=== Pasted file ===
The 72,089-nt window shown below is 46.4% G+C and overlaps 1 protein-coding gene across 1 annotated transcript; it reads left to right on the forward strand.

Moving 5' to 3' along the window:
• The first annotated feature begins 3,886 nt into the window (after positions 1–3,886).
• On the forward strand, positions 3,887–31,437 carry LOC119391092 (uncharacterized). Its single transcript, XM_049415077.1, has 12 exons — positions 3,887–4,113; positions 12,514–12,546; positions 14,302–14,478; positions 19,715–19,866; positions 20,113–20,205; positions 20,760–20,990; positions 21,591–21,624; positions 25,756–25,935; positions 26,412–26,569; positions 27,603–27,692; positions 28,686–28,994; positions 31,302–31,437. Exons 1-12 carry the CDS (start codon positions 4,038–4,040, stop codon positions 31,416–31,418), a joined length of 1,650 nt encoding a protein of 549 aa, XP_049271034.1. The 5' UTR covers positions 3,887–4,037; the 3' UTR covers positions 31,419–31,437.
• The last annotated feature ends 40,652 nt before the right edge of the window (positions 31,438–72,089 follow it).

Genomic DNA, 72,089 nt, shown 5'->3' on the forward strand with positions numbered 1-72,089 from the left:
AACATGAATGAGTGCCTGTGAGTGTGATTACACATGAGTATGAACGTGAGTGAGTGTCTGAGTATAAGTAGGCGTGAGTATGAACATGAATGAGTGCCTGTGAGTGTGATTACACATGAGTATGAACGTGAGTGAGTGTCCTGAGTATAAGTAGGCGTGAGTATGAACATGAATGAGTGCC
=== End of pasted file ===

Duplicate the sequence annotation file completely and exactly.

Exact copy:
The 72,089-nt window shown below is 46.4% G+C and overlaps 1 protein-coding gene across 1 annotated transcript; it reads left to right on the forward strand.

Moving 5' to 3' along the window:
• The first annotated feature begins 3,886 nt into the window (after positions 1–3,886).
• On the forward strand, positions 3,887–31,437 carry LOC119391092 (uncharacterized). Its single transcript, XM_049415077.1, has 12 exons — positions 3,887–4,113; positions 12,514–12,546; positions 14,302–14,478; positions 19,715–19,866; positions 20,113–20,205; positions 20,760–20,990; positions 21,591–21,624; positions 25,756–25,935; positions 26,412–26,569; positions 27,603–27,692; positions 28,686–28,994; positions 31,302–31,437. Exons 1-12 carry the CDS (start codon positions 4,038–4,040, stop codon positions 31,416–31,418), a joined length of 1,650 nt encoding a protein of 549 aa, XP_049271034.1. The 5' UTR covers positions 3,887–4,037; the 3' UTR covers positions 31,419–31,437.
• The last annotated feature ends 40,652 nt before the right edge of the window (positions 31,438–72,089 follow it).

Genomic DNA, 72,089 nt, shown 5'->3' on the forward strand with positions numbered 1-72,089 from the left:
AACATGAATGAGTGCCTGTGAGTGTGATTACACATGAGTATGAACGTGAGTGAGTGTCTGAGTATAAGTAGGCGTGAGTATGAACATGAATGAGTGCCTGTGAGTGTGATTACACATGAGTATGAACGTGAGTGAGTGTCCTGAGTATAAGTAGGCGTGAGTATGAACATGAATGAGTGCC